“I have prayed for thee, that thy faith fail not: and when thou art converted, strengthen thy brethren” (Luke 22:32).

My friend, it isn’t just the Gentiles who need to be converted! It’s old Peter too! It isn’t just people out there on the street that need to be converted. Oh, no, there are people in this church, right here this morning, who need to be converted, not "turned again"! Converted! Jesus said, “Ye must be born again” (John 3:7). You must be regenerated and converted or you “cannot enter into the kingdom of God” (John 3:5).

“When thou art converted, strengthen thy brethren”
       (Luke 22:32).

II.  Second, this verse shows that no one is converted by following Jesus, baptism, or even Divine illumination. 

That’s the second lesson we learn from Peter’s conversion. Roman Catholics and many “decisionist” Baptists and Protestants think Peter was converted when he followed Jesus. The Bible says,

“As he walked by the sea of Galilee, he saw Simon and Andrew his brother casting a net into the sea: for they were fishers. And Jesus said unto them, Come ye after me, and I will make you to become fishers of men. And straightway they forsook their nets, and followed him” (Mark 1:16-18).

To think the Disciples were saved by following Jesus is the error of Pelagianism, and it is a common error in many churches today. Yes, Peter and Andrew “forsook their nets, and followed him” (Mark 1:18). But we are not converted by any human act like that. Judas, the “son of perdition,” also followed Him, but he was not converted. Luke’s Gospel called him “Judas Iscariot, which also was the traitor” (Luke 6:16). Jesus called him “a devil” (John 6:70).

Yes, Judas and Peter followed Jesus for three years, but neither one of them believed the Gospel. Listen to Luke 18:31-34,

“Then he took unto him the twelve, and said unto them, Behold, we go up to Jerusalem, and all things that are written by the prophets concerning the Son of man shall be accomplished. For he shall be delivered unto the Gentiles, and shall be mocked, and spitefully entreated, and spitted on: And they shall scourge him, and put him to death: and the third day he shall rise again. And they understood none of these things: and this saying was hid from them, neither knew they the things which were spoken” (Luke 18:31-34).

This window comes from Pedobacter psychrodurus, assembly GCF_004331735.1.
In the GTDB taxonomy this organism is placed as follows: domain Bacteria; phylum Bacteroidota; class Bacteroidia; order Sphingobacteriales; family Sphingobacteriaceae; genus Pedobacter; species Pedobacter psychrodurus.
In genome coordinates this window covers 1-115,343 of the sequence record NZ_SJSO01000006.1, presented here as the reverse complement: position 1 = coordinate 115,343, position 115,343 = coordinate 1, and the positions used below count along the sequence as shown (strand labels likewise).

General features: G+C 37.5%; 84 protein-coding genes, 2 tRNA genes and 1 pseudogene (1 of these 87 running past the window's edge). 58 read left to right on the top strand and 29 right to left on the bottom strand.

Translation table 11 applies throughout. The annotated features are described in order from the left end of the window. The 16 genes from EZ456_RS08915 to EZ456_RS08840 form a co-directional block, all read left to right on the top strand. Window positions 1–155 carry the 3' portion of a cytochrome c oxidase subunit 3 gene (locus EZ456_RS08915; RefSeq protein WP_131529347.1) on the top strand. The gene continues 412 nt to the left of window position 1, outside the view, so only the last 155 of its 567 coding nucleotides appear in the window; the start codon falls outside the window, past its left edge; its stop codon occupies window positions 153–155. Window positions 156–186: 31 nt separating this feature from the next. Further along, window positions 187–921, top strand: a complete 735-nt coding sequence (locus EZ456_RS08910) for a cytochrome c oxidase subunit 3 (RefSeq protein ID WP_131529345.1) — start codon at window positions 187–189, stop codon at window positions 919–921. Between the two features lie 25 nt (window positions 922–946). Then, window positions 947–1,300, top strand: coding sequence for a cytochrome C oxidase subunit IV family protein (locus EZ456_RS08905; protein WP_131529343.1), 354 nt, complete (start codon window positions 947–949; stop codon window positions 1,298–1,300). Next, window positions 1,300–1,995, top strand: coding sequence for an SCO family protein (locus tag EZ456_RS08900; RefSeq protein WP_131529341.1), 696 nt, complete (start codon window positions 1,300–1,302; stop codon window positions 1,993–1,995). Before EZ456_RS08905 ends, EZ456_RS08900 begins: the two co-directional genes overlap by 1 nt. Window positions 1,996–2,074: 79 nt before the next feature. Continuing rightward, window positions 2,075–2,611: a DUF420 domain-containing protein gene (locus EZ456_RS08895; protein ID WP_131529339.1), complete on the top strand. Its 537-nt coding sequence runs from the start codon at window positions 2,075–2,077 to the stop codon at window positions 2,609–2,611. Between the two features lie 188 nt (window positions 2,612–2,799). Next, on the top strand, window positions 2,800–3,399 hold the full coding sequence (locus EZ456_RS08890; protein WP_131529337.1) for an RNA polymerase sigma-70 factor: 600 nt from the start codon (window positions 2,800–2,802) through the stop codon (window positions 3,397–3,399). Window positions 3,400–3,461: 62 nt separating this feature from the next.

“This saying was hid from them.” What “saying”? The words of the Gospel, that Christ would be put to death and rise from the dead on the third day. Peter and Judas had made a “decision” to follow Christ, but still the Gospel “was hid from them.”

My friend, you can “go forward” in a service and still not be born again. You can decide to follow Christ and still not be converted. You can even say a “sinner’s prayer” and still be unsaved. Why? Because these are all human works, and we are not converted by human works! The Bible says,

“By grace are ye saved through faith; and that not of yourselves: it is the gift of God: Not of works, lest any man should boast” (Ephesians 2:8-9).

The Bible says,

“Not by works of righteousness which we have done, but according to his mercy he saved us, by the washing of regeneration, and renewing of the Holy Ghost; Which he shed on us abundantly through Jesus Christ our Saviour”
       (Titus 3:5-6).

You cannot be saved by following Jesus, or by any other human work. I myself tried to be saved that way, and it didn’t work. I was a Baptist preacher for over three years before Christ saved me by His grace! Then I was drawn to Christ by God, and washed clean from my sins by Christ’s Blood.

“But,” someone says, “Peter was baptized.” Yes, I know. So was Judas. And I was also baptized – seven years before I was converted! “But,” says another, “Peter had faith to say, ‘Thou art the Christ, the Son of the living God’ (Matthew 16:16) – and Jesus said that God had ‘revealed it’ to him” (Matthew 16:17). Yes, I know. And God also revealed that to me long before I was converted. Notice also that God has revealed this much about Christ to demons, “And devils also came out of many, crying out, and saying, Thou art Christ the Son of God...for they knew that he was Christ” (Luke 4:41). The demons said the same thing that Peter said about Jesus. So Peter did not know much more about Jesus than a demon before he was converted.

We are not converted by following Jesus. We are not converted by being baptized. And we are not converted by believing things about Christ. Peter had experienced all those things. And yet Jesus said to him,

“When thou art converted, strengthen thy brethren”
       (Luke 22:32).

III. Third, this verse should be seen in the context of the whole narrative of the four Gospels.

In the four Gospels you will see that Jesus plainly told Peter and the others that He was going to Jerusalem to die and rise from the dead on the third day. That was repeated by Jesus five times to Peter and the others in Matthew 16:21; 17:12; 17:22-23; 20:18-19; and 20:28. Dr. J. Vernon McGee said of Peter and the others, “In spite of this intensive instruction, the disciples failed to grasp the significance of [the Gospel] until after the resurrection” (J. Vernon McGee, Th.D., Thru the Bible, Thomas Nelson Publishers, volume IV, p. 93; note on Matthew 16:21).

“When thou art converted, strengthen thy brethren”
       (Luke 22:32).